"Technically, yes. Specifically, no. But you can set it down; we'll be here a while." She looked out over the hill as though seeing past the horizon. "Perhaps I shall see if I can get the Daughters back together. We'll do the women's work while you men take care of the other men." She said it with slight distaste, but I think she believed if that was what it took, then she'd do it.
"I'll try to make sure the girls are thought of when we..." I trailed for a second before ending with "...win." I stared at the back of her tied-back hair. She had also just said "when". Most people respond with "if".
"Yes, that's what you said."
"But it's also what you said."
We stayed quiet a moment more. "You do realize we're going up against the British freaking Empire, right?" I was trying very hard to make her disagree with me.
"If it comes to that, then yes." She turned around, a spacey yet horribly serious look on her face. Her eyes shone with entertaining this thought. "Are you implying I doubt our ability to fight? That I don't believe in my countrymen? I have no doubt our boys are at least a match for those soldiers over there. If they're going to act like this to us, I want them to see just how much we can be back."
I stared at this girl. She was crazy. But she spoke exactly what I thought, which meant she was only as sane as I am.
"Who are you?" I asked her.
"Who are you?"
"Are you saying I am you and you are me?" I asked, trying not to trip over it.
"Perhaps. I don't know. As they call you a Son of Liberty, I could then be what you call a Daughter of Liberty."
"What do others call you? Normally," I said, hoping to prevent another weird analogy from this woman's mouth. She thought for a second.
"They call me Jones."
"Hey, me too." I had completely made it up, but I had thought of my everyday name prior to meeting her.
She gave me a weird look; sort of a smirk, like she was playfully scolding me with her eyebrows. "Distant relative?"
"There are a lot of Joneses on this continent and back home," I said without thinking.
"Oh...you weren't born here."
"Wait, what? Yes I was!" I yelled, trying to think of what I said to make her think that. "Oh...no, I just meant...you know, they call him 'Mother', so..."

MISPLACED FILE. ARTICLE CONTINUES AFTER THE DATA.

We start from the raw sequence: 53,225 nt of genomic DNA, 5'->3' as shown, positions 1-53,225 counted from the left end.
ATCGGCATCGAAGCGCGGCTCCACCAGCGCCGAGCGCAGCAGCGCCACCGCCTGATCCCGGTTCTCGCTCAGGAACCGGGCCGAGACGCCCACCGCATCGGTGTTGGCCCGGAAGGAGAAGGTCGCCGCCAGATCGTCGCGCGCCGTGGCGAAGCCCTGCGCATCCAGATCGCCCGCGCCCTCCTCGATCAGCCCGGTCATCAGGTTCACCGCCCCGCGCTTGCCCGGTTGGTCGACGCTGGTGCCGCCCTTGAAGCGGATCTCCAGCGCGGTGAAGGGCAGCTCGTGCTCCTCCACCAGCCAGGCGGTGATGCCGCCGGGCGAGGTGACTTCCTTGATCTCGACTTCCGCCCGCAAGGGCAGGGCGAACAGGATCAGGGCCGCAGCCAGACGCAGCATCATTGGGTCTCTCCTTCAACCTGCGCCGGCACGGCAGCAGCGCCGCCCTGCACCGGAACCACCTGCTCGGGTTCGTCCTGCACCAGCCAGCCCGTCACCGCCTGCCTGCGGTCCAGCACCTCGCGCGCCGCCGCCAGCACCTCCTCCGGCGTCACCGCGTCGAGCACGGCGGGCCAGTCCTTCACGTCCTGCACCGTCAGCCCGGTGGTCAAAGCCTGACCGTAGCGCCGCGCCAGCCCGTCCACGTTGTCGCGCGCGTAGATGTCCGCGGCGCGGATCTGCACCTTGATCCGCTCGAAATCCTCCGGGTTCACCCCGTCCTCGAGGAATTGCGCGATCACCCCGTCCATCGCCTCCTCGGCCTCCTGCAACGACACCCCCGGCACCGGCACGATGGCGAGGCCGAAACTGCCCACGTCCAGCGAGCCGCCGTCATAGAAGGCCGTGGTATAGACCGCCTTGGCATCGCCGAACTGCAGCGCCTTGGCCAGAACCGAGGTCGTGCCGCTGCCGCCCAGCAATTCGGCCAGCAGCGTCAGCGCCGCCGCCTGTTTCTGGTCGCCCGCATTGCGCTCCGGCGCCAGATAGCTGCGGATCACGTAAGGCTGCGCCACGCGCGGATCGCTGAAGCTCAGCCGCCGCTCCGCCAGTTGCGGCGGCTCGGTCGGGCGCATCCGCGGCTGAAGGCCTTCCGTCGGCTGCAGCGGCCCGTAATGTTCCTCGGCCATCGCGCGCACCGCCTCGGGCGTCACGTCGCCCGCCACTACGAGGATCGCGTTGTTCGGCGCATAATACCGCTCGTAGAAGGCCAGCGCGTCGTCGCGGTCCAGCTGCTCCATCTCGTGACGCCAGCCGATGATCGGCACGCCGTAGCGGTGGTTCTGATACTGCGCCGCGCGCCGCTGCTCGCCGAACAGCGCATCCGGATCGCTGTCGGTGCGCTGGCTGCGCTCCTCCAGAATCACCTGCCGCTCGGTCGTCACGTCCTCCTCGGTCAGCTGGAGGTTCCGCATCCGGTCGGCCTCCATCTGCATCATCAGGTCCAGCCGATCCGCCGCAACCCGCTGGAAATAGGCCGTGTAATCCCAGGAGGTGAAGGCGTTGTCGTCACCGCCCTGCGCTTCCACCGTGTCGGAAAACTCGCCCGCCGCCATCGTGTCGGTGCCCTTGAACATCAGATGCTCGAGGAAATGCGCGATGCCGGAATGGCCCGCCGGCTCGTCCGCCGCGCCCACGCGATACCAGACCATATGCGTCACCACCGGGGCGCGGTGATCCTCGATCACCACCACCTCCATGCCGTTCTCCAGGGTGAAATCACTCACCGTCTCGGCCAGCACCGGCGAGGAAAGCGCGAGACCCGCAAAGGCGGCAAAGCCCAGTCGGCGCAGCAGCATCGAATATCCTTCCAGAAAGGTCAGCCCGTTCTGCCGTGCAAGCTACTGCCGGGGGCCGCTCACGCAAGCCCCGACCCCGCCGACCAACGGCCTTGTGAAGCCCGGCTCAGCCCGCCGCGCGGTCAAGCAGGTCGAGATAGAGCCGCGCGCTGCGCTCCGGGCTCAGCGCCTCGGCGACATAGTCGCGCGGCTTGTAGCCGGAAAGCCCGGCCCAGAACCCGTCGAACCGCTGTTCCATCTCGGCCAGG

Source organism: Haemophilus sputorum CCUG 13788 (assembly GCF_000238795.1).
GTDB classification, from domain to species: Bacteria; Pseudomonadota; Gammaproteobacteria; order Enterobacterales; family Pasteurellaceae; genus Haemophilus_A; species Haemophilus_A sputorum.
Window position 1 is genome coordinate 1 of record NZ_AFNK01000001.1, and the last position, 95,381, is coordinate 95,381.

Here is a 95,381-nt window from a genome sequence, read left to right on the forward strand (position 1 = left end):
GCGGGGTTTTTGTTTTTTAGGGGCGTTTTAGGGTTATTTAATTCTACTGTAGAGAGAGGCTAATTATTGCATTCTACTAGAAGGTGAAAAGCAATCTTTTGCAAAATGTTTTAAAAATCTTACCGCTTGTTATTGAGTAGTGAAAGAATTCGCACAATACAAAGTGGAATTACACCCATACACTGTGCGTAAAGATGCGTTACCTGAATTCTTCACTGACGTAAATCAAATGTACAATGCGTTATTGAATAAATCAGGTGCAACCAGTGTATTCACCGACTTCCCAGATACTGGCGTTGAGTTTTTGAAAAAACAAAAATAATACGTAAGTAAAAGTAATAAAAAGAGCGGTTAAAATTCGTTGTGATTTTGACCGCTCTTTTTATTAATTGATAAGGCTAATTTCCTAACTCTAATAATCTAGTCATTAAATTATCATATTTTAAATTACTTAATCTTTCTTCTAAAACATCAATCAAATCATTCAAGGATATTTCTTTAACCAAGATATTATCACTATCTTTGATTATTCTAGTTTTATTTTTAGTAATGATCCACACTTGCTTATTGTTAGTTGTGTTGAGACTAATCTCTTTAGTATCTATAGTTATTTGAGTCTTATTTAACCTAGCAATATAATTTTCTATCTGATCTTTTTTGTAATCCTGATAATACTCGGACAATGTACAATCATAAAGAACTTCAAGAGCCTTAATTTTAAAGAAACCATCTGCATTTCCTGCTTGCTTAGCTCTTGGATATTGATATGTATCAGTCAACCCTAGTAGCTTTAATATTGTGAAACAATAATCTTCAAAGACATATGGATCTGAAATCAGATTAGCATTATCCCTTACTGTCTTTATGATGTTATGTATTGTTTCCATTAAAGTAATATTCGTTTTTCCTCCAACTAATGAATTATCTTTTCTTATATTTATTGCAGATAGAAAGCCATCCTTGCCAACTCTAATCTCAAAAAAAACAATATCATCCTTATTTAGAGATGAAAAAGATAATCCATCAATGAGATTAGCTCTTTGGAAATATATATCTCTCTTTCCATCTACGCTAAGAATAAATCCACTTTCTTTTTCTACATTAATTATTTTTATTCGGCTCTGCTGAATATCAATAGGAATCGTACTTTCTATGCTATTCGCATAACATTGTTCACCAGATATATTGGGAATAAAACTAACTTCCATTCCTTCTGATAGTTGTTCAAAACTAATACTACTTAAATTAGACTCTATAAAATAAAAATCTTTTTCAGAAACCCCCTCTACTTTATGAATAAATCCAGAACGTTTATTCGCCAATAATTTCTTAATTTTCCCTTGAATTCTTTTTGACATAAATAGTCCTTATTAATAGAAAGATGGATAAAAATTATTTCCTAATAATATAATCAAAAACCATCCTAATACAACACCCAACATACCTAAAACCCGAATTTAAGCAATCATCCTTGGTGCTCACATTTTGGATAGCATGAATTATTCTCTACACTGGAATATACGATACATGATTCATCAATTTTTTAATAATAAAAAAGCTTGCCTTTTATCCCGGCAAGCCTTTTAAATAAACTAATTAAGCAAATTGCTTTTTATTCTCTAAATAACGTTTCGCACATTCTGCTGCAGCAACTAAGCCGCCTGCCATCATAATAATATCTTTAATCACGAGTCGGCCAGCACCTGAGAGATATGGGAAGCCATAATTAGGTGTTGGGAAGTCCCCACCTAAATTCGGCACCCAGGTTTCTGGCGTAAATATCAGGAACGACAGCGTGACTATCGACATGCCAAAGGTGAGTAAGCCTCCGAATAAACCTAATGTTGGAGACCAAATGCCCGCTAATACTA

"I see. I get it completely. I know what you meant. So, Mr. Jones," she said, turning round to look over the horizon again, at the sun setting behind the tall trees. "What do your friends call you? Surely you aren't so formal as to call yourselves by title?"
"Well, no, they call me Al."
I rolled my eyes. I hated the name I picked out. "Alfred."
"Ah, so Al. They call me Emily." She smiled delicately, as one could expect from a woman. "The sun is set. I'm afraid I have to leave you now, Mr. Al Jones." She heaved her bucket off the ground.
"May I call on you tomorrow?"
"If I'm still there, but I dare say our paths will cross again sooner or later."
"Should I carry that?"
"Are you just making excuses to not leave me?" Was I?
There was something special about a girl I could spend an entire afternoon with without first knowing her name. I definintely wanted to know more about her, this so-called Daughter of Liberty. "Sooner or later..." I don't know if sooner was near enough for me.
I caught up to her anyway. "At the very least, let me see you home. A man shouldn't let a lady walk by herself in the dark!"
"Now you are just making up excuses." I saw her smile.
I liked it.
What was I going to do when I had to walk away?
Little sister, we have more important things to do right now than think about ladyfolk.
Myself included. I had a score to settle and a feud to end. Back to Massachusetts.